The Advertising Standards Authority (ASA) has decided not to uphold any of the complaints against the Money Advice Service (MAS) television advertisements.
In July, 77 financial services professionals, including many advisers, lodged several complaints about MAS' ads.
By August, the ASA had dropped six of the complaints but continued investigating three claims against the free money information service.
However, the watchdog today ruled MAS was not at fault and there is no need for further investigation.
One major complaint was that the use of the word 'advice' in the service's name and TV ads was misleading, because actually the service offers guidance rather than regulated advice.
The second significant complaint was MAS' claim "our advice is independent and unbiased" could lead consumers to believe the information provided was covered by professional indemnity cover.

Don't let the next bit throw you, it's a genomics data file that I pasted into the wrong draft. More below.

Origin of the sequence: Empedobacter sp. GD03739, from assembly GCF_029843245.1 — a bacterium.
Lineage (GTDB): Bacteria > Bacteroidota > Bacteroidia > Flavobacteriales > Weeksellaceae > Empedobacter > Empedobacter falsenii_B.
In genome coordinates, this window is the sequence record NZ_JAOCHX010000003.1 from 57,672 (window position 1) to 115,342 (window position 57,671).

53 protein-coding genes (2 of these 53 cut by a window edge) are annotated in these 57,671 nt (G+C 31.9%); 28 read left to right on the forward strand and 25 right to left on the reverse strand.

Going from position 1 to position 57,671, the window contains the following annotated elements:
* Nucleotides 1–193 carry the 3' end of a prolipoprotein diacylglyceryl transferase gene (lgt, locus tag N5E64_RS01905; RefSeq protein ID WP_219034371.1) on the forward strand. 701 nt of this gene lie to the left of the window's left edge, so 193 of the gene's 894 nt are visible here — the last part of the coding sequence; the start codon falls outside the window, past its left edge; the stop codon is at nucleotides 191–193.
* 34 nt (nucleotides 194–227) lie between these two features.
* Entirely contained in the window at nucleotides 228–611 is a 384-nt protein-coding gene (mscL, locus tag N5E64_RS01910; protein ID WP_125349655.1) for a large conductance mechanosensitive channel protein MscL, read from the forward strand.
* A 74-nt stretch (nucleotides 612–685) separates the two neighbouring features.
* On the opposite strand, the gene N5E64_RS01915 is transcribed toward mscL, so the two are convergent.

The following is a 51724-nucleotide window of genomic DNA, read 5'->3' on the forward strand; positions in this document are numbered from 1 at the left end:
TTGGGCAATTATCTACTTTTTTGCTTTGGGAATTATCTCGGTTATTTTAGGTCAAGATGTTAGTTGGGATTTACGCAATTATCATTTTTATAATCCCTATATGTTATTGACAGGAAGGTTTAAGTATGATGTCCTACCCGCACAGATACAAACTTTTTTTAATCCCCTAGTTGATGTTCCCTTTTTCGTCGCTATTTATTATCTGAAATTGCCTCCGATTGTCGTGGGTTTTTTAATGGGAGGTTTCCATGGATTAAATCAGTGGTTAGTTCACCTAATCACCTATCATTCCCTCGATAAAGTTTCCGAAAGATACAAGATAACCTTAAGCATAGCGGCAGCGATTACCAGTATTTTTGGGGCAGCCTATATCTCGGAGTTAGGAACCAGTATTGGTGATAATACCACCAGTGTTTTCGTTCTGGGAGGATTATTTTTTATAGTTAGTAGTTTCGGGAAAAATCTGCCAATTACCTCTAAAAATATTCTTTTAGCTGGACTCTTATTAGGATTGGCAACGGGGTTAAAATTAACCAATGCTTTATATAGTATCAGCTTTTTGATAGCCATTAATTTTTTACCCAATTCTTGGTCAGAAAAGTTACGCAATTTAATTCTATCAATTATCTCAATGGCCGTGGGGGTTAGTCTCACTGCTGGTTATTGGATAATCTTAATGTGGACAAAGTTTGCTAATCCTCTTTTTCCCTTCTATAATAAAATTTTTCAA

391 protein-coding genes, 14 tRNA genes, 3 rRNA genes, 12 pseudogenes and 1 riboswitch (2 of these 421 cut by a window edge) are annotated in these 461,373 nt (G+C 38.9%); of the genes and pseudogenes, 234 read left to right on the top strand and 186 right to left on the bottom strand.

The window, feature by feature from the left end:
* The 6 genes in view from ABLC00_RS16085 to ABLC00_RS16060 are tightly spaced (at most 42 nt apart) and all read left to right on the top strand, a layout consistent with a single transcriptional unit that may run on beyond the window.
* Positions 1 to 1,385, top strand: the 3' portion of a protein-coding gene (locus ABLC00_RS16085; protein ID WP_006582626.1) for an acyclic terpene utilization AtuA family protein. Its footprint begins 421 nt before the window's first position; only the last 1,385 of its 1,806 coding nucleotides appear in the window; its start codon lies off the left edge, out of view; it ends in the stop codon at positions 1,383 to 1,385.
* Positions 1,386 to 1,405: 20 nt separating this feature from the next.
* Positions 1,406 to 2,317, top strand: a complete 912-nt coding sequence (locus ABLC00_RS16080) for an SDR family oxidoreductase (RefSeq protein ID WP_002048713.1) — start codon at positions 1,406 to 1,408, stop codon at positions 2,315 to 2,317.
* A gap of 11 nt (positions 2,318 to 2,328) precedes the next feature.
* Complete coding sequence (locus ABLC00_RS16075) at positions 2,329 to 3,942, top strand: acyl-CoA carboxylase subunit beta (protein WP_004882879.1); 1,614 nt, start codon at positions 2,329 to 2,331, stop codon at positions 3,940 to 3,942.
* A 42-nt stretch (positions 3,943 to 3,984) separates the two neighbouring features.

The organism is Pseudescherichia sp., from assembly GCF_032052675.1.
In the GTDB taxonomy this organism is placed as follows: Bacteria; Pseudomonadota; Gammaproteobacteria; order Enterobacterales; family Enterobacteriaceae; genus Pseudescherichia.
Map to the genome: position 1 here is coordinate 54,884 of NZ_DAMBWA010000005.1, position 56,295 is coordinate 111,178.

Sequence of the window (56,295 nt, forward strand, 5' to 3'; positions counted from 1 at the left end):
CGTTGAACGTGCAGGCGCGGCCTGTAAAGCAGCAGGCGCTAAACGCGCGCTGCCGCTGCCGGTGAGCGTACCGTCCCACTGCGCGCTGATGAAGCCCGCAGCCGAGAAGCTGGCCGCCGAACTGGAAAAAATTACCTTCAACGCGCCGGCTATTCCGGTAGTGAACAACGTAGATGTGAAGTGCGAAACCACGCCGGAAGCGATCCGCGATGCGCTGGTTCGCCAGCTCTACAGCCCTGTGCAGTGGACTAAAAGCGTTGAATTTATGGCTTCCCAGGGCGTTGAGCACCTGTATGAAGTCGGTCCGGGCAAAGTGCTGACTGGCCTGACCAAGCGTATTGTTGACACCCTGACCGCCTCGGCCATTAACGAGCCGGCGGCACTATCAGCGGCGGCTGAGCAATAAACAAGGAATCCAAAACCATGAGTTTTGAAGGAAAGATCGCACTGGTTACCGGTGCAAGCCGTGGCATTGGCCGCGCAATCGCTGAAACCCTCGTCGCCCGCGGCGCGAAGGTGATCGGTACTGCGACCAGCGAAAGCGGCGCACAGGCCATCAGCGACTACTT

Lastly, complainants said MAS' claim it was "set up by government" was misleading as it was actually created by independent regulation the Financial Services Authority (FSA).
Today the ASA rejected all of these complaints. It said most viewers would understand the use of the word "advice" to mean guidance and information rather than regulated activity.
The watchdog said consumers were more likely to think the claim "our advice is professional and unbiased" means MAS is not affiliated to any particular provider, rather than drawing any conclusions about professional indemnity cover.
The phrase "set up by government" was also unlikely to mislead consumers, the ASA ruled.
IFA David Chubb, one of the complainants, said: "My concern is the ASA is saying there are two interpretations of the word ‘advice', and that the public knows what they mean.
"However, the FSA says the public does not know what ‘advice' means, which is why we need initial disclosure documents. It is a joke."
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